Vinson has made it to the area. The debris doesn't seem to bother him much.
He said this is the first time he's seen it here, knowing the wind pushed it there overnight.
He said he's going to fish through it a little while, then run his boat up and down the bank to break it up and hope it stays off. Should be interesting.
Meanwhile, he quickly hooked up. But it's a big white bass.
"That's where the bass have been all week, wherever these guys are," he said.
The pre-launch atmosphere at the marina was less hectic due to the field being cut to 50 pros. The mood is more upbeat than tense, as it had been the first two mornings.
Any pro that makes the first cut should feel proud of the accomplishment. Many do, and justifiably so.
However, I can see how easy it would be to be complacent if you're low in the top 50 cut and have little chance of making a big leap into the final 12. You've overcome the first major obstacle at ever Elite Series event, and you're assured enough in winnings to cover your expenses, and then some.
But, any pro worth his salt can't allow that to happen. Every bass, every ounce, earns points needed to qualify for bass fishing's Holy Grail--the Bassmaster Classic.
BJ Haseotes fishing for No. 2. (Photo by marshal Bill McNutt)
We beat Greg Vinson to his spot and we see a couple things that will likely distress him.
First, there's a turkey gobbling on the point he's been fishing and local turkey hunter has his boat pulled right on top of Vinson's juice.
The second and probably more troubling is the addition of a bunch of trash (leaf litter, sticks and logs) on much of his bank. That won't move the fish but with his moving baits it could cause him issues.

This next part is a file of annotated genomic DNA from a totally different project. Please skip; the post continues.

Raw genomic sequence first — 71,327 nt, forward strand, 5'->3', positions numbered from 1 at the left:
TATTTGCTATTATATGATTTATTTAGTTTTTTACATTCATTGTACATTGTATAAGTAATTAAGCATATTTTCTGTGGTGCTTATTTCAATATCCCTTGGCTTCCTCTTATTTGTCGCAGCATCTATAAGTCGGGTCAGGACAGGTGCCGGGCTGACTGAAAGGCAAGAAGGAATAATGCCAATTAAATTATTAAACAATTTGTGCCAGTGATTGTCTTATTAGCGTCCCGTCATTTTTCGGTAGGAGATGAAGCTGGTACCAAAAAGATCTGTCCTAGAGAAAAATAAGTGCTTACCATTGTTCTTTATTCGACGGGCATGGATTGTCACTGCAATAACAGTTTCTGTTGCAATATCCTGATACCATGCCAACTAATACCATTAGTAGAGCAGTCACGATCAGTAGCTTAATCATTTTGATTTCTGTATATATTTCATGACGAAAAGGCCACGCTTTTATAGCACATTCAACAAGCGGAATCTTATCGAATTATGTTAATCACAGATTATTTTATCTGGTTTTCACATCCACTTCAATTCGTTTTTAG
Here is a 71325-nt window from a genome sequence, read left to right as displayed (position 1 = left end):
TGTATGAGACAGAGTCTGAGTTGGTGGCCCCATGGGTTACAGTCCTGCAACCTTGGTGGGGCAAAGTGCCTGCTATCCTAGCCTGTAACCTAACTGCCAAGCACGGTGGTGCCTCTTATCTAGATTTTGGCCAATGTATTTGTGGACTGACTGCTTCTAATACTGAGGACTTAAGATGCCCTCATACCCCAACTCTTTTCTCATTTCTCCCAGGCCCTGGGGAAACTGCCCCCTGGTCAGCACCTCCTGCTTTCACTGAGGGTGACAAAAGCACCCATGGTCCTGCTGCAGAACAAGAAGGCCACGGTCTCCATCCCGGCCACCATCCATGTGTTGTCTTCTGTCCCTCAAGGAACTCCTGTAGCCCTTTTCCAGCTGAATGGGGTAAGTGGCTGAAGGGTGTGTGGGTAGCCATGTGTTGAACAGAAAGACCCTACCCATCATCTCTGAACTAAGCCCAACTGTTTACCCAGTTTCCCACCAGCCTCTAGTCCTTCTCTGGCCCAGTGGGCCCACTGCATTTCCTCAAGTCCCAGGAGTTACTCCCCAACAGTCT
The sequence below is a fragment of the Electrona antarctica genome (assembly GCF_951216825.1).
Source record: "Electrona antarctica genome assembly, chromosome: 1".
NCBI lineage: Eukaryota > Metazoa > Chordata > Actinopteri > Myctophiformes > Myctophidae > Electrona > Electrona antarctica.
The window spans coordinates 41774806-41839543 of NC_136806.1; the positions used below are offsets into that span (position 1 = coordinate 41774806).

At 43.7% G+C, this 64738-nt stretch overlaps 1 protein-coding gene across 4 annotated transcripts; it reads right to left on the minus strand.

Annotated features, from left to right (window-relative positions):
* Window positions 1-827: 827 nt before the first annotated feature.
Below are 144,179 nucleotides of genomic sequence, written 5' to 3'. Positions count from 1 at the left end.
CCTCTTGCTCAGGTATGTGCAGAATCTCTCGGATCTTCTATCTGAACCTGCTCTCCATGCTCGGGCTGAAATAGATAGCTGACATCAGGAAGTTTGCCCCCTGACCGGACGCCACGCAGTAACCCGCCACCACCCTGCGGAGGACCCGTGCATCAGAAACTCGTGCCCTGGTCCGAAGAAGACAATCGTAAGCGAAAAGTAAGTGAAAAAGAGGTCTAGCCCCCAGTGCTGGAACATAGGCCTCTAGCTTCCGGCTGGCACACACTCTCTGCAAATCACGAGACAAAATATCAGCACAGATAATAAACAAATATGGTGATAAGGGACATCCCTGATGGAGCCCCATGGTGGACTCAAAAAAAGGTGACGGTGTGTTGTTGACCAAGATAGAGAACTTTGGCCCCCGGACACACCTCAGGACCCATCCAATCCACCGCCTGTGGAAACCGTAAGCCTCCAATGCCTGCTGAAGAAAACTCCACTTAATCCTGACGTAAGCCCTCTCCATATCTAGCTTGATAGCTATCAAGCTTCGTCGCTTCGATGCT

The turkey hunter has abandoned the gobbler. We no longer hear it and he came out empty handed so we guess he boogered that bird.
He's gone just a minute or two and Vinson shows up. We'll know if these things become issues shortly.
You can feel it in the air: This is going to be a good fishing day on Bull Shoals. The air is refreshingly cool, there's a slight breeze and a hazy overcast.
You get the sense that the bass will respond well to most any presentation.
That's never true, of course, but I'm sure most of the pros are feeling optimistic this morning.
Photo by Bassmaster Marshal Mikel Wyatt
Mark Hicks mentioned earlier the changes for the day, most notably the warmer temperatures. But in our section of the lake a huge change is no fog. The biggest reason for that is the wind.
More wind equals more bites this time of year.
That bodes well for everyone.
The air temperature this morning is in the mid 40s, much warmer than the previous two days. The morning bite was fast yesterday for many of the pros. It could be even better this morning.
Since the water didn't cool as much last night, it's likely that more bass will be shallow today.
Only a few of the pros have had success sight fishing. Among them is Aaron Martens. If some heavy females start nesting wherever he's fishing, he could move up in the standings big time.
Another pattern that is likely to evolve is bass in or near the bushes. This cover was high and dry during practice, but the rising water is beginning to creep into this cover.
Charlie Hartley had 'em flying in the boat. (Photo by his Marshal Robert Sanabria)
Charlie Hartley sets the hook on a beautiful Day Two of the Ramada Quest. (Photo by his Marshal Robert Sanabria)